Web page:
S: That's right. Then it's not a problem.

B: There you go.

R: Well,there you go.

S: You could make your urine any color you want.

R: Oh, my God. Greatest super-power ever.

J: One time I remember I went to Bob's wife now — her family used to own an ice cream parlor, and one time I went and got a lime ice that he made there, and the food coloring he used did not metabolize, and I thought that I was really sick. I'm like "Oh, my God! Something's wrong!" And then it was "wait a minute. I ate something green yesterday."

R: (Giggling) Fascinating.

S: Well, we have a wonderful interview with Eugenie Scott, so let's go to that interview now.

Interview with Eugenie Scott (19:36)[edit]

S: Joining us now is Eugenie Scott. Dr. Scott is the director of the National Center for Science Education. She's the author of the textbook Evolution versus Creationism, and for the last twenty years or so she has been at the forefront of the battle between teaching science and evolution and against attempts at promoting creationism and intelligent design in our public schools. Genie, welcome to the Skeptics' Guide to the Universe.

ES: Thank you, nice to be here.

S: Thanks so much for talking with us tonight.

Creationism and Intelligent Design (20:09)[edit]

S: So, this is a topic that we deal with quite frequently on this show. Creationism and intelligent design is one of our favorite pseudo-sciences, so just tell me, since you're on the front lines there, how do you think we're doing? How is the fight going overall?

ES: Well, at the National Center for Science Education we sometimes feel like the red queen. We're running as hard as we can to stay in the same place.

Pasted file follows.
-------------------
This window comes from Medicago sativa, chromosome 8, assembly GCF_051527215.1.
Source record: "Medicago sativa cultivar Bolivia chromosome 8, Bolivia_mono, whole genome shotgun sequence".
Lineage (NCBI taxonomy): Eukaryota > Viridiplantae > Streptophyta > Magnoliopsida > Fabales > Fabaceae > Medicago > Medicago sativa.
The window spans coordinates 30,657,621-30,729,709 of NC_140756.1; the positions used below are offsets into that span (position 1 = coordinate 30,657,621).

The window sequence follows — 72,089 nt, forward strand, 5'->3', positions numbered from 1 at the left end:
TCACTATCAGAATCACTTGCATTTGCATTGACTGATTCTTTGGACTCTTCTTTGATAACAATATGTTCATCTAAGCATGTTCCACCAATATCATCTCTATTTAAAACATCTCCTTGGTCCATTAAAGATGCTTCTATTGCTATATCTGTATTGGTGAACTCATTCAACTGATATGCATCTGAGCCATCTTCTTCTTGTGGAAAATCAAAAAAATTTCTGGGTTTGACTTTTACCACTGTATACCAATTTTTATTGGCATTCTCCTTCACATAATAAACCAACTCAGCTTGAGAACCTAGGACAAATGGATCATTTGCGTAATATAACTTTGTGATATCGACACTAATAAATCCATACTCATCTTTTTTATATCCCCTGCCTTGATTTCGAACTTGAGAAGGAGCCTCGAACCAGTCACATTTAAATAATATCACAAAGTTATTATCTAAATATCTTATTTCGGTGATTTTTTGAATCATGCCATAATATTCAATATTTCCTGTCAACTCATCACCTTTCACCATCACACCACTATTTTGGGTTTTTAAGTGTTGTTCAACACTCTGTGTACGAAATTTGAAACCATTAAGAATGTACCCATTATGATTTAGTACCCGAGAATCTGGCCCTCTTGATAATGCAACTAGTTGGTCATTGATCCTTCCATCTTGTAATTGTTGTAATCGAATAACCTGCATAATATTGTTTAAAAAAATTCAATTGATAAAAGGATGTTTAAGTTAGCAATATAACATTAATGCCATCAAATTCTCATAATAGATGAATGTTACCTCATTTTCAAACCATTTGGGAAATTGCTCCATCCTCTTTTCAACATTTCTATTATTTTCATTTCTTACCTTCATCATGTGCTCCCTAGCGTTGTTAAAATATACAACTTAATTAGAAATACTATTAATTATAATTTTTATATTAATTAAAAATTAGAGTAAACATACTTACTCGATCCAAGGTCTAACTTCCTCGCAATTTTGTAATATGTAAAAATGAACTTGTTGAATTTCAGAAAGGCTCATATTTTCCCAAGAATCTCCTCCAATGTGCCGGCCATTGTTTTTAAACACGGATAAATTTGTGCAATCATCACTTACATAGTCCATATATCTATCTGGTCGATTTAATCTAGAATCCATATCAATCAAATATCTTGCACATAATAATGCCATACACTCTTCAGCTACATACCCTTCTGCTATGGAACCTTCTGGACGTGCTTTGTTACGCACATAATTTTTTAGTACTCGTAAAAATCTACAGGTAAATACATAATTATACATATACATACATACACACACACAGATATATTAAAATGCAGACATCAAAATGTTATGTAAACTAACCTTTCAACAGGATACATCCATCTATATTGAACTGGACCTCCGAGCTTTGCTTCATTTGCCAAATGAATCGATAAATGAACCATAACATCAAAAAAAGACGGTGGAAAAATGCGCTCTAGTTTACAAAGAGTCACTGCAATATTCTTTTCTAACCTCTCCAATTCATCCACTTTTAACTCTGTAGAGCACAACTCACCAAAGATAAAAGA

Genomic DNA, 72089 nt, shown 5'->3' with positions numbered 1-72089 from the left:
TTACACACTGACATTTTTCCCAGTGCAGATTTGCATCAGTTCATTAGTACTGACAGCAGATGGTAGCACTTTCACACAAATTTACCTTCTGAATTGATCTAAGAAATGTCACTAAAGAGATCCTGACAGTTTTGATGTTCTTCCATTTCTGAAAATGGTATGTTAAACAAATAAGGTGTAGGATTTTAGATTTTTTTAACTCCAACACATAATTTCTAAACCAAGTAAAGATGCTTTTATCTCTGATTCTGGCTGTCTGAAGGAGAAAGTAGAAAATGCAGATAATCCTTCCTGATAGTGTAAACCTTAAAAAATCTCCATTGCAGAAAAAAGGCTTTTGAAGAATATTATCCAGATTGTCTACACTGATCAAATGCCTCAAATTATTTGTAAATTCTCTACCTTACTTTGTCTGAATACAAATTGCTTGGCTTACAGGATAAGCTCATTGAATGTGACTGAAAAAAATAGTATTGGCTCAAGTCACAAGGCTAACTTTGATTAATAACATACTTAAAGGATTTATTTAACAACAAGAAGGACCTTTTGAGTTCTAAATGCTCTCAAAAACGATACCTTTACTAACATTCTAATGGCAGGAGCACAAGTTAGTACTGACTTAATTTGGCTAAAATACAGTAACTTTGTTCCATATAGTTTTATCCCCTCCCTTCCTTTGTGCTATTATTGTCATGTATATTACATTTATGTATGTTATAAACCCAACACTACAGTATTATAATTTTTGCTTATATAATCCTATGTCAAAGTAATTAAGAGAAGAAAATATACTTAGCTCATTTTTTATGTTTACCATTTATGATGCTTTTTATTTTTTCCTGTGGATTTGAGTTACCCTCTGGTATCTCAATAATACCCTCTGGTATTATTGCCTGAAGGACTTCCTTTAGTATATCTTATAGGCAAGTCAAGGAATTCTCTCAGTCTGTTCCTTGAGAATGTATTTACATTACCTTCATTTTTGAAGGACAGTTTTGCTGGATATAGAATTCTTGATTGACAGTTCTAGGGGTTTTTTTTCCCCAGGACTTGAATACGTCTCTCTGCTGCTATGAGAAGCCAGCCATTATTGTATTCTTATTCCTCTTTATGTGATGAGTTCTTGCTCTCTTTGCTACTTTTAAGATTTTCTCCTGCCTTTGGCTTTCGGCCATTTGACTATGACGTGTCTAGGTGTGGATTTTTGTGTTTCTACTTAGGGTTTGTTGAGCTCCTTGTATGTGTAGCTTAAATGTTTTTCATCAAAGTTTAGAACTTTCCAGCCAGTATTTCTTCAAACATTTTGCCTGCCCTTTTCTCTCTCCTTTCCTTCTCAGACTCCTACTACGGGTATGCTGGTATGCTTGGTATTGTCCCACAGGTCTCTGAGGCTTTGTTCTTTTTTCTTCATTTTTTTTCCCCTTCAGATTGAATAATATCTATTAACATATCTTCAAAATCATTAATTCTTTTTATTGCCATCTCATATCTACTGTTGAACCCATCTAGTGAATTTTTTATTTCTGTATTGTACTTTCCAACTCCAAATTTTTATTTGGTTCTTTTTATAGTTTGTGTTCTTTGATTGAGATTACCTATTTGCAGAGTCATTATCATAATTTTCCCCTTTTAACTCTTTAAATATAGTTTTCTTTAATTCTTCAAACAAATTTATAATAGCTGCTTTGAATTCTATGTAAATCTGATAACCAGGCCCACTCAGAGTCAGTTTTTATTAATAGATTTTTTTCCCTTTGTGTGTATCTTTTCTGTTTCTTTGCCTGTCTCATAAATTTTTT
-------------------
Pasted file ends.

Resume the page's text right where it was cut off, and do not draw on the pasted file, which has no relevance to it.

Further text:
S: Right.

ES: We do get ahead of the pack every once in a while, and in this last six months or so there have been some notable successes for what I would consider the good guys' side in this. Clearly the one that most people would have in mind, if they're thinking about this, would be Kitzmiller versus Dover, the federal district court case about ...

P: Absolutely.

ES: ... the policy in Dover, Pennsylvania. That was definitely something that boosted all of our enthusiasms. But also some other issues which might not have made everybody's newspapers, shortly after the Kitzmiller decision, the state of Ohio rescinded a very bad policy that it had in it's state science education standards as well as a model curriculum that, basically, was a shill for intelligent design, and that certainly was very, very positive, because changes in science education curriculum around the country are one of the major ways that the anti-evolutionists have utilized in the last several years to try to advance their cause.